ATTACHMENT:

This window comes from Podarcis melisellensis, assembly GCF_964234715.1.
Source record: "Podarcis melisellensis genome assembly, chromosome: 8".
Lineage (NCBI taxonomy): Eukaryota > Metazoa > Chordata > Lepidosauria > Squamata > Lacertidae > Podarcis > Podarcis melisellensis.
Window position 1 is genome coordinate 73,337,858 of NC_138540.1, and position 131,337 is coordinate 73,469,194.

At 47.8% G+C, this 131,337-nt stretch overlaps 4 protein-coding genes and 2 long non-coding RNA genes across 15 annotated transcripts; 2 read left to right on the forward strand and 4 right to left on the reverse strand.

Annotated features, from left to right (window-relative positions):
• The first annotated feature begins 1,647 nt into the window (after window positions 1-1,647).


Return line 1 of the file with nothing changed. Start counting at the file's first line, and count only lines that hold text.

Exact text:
This window comes from Podarcis melisellensis, assembly GCF_964234715.1.